Vandana Singh

Climate imagination fellow
An author of speculative fiction, professor of physics and interdisciplinary researcher, Vandana Singh is one of the four inaugural Climate Imagination Fellows.

Why you should listen

Vandana Singh was born and raised in India, where she acquired an early fascination with science, non-human earthlings and literature. As a teen, she was involved with Kalpavriksh, an environmental justice and action group, where she first learned about the inextricable links between social inequality and ecological problems. She has since become an acclaimed writer of speculative fiction and the author of two short story collections, The Woman Who Thought She Was a Planet and Other Stories and Ambiguity Machines and Other Stories, the second of which was a finalist for the Philip K. Dick Award. Her most recent work is a chapbook of essays and stories called Utopias of the Third Kind from PM Press’s Outspoken Authors Series. Her stories have been reprinted in numerous "Year's Best" anthologies and includes several fictional engagements with the climate crisis. 

Singh is also a professor of physics at Framingham State University in Massachusetts. Although her background is in theoretical particle physics, for over a decade she has been working on a transdisciplinary, justice-centered pedagogy of climate change, at the nexus of science, society, justice and futures studies. She has authored a case study for undergraduate education on Arctic climate change and contributed to the US National Academies deliberations on interdisciplinarity in STEM.  Her upcoming projects include the use of stories for bringing attention to the experiences of marginalized communities in India facing the brunt of the climatic, societal and biodiversity crises, and a book on a transdisciplinary approach to teaching climate change.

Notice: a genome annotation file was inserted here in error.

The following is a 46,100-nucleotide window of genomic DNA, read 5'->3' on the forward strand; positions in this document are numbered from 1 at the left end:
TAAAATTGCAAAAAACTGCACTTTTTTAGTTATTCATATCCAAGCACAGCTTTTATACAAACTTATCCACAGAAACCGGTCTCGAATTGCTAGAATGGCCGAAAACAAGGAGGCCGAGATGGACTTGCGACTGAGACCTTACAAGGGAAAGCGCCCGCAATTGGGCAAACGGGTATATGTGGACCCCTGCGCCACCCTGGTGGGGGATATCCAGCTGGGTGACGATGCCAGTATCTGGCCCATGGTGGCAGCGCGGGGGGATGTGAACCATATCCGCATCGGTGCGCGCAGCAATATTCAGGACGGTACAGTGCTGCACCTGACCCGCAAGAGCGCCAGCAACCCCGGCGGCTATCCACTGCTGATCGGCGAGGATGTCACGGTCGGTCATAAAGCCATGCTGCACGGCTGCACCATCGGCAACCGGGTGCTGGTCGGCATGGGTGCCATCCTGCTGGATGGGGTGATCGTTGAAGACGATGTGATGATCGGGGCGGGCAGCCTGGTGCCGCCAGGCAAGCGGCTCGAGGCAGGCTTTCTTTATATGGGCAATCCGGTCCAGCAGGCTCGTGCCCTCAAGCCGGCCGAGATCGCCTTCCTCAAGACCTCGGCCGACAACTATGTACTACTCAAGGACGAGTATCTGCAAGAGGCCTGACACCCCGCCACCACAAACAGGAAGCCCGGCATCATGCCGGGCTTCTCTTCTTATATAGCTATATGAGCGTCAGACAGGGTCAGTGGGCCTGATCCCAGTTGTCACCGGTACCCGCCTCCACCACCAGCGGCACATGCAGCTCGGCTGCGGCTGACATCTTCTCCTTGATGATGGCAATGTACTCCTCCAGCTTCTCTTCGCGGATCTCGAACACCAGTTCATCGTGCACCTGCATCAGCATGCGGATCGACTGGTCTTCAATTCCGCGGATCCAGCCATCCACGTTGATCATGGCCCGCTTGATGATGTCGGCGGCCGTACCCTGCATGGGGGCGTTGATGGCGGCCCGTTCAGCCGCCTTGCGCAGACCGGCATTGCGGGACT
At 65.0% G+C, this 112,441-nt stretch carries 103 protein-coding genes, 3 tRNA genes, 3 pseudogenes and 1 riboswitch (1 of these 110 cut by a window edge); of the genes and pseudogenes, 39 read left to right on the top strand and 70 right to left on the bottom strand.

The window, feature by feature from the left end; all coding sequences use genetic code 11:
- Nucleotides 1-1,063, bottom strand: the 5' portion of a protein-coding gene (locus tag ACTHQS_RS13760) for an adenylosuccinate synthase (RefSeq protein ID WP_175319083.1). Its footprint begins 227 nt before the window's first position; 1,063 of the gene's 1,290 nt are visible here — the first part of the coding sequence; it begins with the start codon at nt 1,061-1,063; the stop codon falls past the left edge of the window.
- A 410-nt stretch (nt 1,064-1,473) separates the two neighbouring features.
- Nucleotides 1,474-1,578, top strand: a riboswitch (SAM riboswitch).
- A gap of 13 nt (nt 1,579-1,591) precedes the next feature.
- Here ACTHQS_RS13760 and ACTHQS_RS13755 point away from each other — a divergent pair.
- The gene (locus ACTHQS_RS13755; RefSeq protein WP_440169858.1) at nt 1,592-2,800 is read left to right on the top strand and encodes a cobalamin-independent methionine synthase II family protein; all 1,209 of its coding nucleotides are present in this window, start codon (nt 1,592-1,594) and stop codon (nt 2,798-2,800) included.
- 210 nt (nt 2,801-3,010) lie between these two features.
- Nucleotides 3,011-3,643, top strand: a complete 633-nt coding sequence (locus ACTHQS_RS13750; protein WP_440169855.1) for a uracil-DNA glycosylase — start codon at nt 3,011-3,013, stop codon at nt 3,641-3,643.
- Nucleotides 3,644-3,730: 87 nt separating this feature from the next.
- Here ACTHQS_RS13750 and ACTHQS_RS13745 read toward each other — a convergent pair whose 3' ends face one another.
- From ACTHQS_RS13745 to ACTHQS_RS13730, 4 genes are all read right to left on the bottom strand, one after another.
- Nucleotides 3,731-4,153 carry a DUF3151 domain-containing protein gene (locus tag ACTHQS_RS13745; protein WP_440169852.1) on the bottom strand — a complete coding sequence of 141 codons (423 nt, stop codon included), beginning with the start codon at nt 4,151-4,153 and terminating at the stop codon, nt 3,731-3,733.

Vandana Singh’s TED talk

More news and ideas from Vandana Singh


Imagining: Notes from Session 2 of Countdown Summit

October 13, 2021

Follow Countdown on Twitter and Instagram • Subscribe to the Countdown newsletter There’s a lot of information on what we’re doing wrong when it comes to climate, and what the world would look like if we keep up the damage. But there’s very little information on what life could look like if we all did […]

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